OTTAWA – Budget 2018 marks the biggest investment in science and university research in Canadian history. With a focus on investing in people and ideas for a stronger, more prosperous Canada, the budget will increase diversity in science and help develop Canada’s next generation of research leaders.
“This budget places research at the forefront of the government’s economic and social agenda, reflecting the vital role of discovery in driving innovation, job creation and economic growth,” says Elizabeth Cannon, president of the University of Calgary and past chair of Universities Canada. “It’s an important signal to other nations that Canada is serious about investing in research and will work to attract top talent from around the world.”
In each of its budgets, this government has demonstrated commitments to science, research and students, and has recognized the central role of universities in shaping Canada’s future. Reflecting the core recommendations of the 2017 Federal Science Review Panel, which called for significant investments in research, Budget 2018 provides $925 million in new funding for investigator-led research through Canada’s three federal research councils over the next five years.
Budget 2018 provides an increase of $354.7 million each for the Natural Sciences and Engineering Research Council and the Canadian Institutes of Health Research over the next five years, and $215.5 million for the Social Sciences and Humanities Research Council. An additional $231.3 over five years is targeted for the Research Support Fund – a critical program that assists universities with the institutional costs of research, such as facility costs and technology transfer supports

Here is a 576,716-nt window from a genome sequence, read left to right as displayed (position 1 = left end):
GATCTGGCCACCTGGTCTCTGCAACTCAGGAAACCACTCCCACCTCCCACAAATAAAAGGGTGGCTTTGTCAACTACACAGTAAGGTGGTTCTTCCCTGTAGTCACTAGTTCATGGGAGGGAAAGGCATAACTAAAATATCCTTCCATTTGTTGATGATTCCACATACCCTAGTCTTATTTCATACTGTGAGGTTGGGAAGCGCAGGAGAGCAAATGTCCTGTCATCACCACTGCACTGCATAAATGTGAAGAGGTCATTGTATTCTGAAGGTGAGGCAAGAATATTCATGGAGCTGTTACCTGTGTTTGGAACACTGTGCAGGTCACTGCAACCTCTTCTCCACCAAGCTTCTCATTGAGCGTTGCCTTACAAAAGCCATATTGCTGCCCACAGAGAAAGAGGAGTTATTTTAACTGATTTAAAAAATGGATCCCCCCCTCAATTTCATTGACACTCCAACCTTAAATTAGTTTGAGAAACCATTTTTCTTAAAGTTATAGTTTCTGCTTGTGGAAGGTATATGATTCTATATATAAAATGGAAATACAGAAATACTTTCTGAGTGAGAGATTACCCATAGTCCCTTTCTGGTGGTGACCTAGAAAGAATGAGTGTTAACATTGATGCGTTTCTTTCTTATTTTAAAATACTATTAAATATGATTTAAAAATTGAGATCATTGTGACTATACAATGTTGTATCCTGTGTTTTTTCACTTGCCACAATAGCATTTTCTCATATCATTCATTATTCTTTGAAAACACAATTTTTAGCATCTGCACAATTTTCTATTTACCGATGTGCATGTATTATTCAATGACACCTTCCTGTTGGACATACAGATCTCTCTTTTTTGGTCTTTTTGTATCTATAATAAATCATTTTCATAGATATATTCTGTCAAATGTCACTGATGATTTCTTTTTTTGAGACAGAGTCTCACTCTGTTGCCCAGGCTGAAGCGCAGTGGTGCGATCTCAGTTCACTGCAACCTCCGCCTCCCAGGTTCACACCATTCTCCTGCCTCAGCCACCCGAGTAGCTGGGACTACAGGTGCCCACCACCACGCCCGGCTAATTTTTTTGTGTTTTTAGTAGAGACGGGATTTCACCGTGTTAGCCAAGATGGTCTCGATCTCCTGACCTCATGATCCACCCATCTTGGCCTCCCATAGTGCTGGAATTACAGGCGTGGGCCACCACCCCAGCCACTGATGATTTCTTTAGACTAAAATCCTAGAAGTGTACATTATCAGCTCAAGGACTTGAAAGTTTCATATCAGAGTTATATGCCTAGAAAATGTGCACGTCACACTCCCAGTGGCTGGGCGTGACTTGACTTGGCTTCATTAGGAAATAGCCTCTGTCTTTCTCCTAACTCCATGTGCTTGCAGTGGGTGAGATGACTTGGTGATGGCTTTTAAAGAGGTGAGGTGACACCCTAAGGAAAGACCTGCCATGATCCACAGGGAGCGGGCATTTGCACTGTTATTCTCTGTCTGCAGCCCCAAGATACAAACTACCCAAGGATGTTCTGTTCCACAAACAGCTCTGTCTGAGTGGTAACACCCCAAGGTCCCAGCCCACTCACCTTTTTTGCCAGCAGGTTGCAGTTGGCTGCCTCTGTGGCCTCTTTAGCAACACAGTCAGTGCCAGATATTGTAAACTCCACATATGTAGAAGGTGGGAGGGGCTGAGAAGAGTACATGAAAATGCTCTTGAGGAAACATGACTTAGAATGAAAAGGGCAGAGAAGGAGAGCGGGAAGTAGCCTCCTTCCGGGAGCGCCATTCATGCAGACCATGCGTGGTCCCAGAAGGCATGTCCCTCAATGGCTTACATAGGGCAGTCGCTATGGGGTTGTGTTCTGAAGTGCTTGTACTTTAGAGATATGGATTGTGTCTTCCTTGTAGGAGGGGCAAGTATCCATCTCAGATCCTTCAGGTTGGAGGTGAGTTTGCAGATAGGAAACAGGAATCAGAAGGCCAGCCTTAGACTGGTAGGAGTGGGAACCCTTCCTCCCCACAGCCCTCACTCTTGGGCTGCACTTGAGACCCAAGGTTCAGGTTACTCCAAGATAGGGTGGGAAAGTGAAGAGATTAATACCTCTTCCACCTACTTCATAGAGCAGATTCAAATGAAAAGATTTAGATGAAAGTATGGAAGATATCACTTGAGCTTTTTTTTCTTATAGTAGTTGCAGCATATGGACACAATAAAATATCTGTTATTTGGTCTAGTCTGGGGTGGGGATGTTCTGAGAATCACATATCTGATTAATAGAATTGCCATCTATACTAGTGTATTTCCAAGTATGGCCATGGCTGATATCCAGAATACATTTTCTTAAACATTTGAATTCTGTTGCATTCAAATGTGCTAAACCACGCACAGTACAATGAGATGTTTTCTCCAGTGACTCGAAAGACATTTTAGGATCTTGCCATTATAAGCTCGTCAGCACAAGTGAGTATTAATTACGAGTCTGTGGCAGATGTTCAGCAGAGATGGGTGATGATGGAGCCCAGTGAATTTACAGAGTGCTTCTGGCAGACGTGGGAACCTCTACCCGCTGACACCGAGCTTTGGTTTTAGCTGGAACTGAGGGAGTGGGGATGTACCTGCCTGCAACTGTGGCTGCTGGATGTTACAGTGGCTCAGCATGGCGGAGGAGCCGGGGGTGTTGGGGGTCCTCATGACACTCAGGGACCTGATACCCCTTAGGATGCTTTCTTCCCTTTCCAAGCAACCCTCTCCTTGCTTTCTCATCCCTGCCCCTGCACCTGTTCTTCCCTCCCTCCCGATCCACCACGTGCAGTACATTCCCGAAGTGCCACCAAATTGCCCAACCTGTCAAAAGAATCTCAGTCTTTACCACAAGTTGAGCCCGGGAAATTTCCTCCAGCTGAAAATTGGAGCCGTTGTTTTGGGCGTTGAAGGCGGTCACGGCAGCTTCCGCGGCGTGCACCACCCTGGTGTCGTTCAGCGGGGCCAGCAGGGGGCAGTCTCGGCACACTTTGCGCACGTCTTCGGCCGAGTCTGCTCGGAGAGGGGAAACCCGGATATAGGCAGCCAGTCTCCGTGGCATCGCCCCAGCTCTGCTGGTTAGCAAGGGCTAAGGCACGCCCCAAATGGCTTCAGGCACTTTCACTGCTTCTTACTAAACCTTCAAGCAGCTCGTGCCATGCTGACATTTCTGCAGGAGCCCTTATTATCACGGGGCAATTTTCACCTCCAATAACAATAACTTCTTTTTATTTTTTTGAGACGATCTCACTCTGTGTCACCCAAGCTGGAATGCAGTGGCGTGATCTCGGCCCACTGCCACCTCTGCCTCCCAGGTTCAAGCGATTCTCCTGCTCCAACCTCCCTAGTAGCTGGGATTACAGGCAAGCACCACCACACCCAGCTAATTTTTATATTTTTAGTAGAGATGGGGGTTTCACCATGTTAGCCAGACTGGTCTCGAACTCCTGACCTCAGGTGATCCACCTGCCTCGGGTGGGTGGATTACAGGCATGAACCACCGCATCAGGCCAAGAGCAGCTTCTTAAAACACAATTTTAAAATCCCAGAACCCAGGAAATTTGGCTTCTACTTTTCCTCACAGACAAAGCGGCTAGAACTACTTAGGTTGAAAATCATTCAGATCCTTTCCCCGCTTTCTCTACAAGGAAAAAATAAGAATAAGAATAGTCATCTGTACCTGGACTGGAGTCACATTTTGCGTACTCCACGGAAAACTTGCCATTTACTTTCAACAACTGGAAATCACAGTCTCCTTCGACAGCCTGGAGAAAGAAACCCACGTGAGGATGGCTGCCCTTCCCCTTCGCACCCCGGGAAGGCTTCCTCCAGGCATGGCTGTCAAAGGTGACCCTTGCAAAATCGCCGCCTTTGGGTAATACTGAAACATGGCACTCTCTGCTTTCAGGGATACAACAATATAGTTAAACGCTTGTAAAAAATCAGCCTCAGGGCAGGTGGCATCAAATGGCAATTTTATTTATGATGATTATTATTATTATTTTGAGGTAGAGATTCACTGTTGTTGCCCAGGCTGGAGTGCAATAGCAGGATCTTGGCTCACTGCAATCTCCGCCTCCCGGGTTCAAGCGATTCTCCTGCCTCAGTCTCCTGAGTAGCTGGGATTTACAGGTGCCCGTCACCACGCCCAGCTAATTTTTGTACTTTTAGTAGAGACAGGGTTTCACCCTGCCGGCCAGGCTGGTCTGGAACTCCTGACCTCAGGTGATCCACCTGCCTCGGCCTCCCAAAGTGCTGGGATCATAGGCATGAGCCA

Budget 2018 will also establish a tri-council fund to support research that is international, interdisciplinary, fast-breaking and higher-risk, with $275 million over five years to be administered by SSHRC.
As well, granting councils will be required to increase tri-council collaboration, support for interdisciplinary research and diversity among funding recipients – including women, early-career researchers and other underrepresented groups. This aligns well with university leaders’ adoption of seven principles to advance equity, diversity and inclusion, along with a five-year action plan, in October 2017.
Budget 2018 invests $763 million for cutting-edge research infrastructure through the Canada Foundation for Innovation over the next five years, reaching a stable base of ongoing funding at $462 million per year by 2023-24.
The Fundamental Science Review Panel, a group of nine eminent Canadians chaired by David Naylor, president emeritus of the University of Toronto, laid out a blueprint for the future of Canada’s research ecosystem in April 2017.
“This budget makes important advances on the roadmap developed by the Naylor report,” says Paul Davidson, president of Universities Canada. “It’s a major investment in research that impacts Canadians’ everyday lives, from shortening commute times to lifesaving medical treatments and environmental protection.”
Canada’s universities also welcome Budget 2018’s $540 million investment in the National Research Council and a major renewal of federal laboratories.
Tagged: Research and innovation
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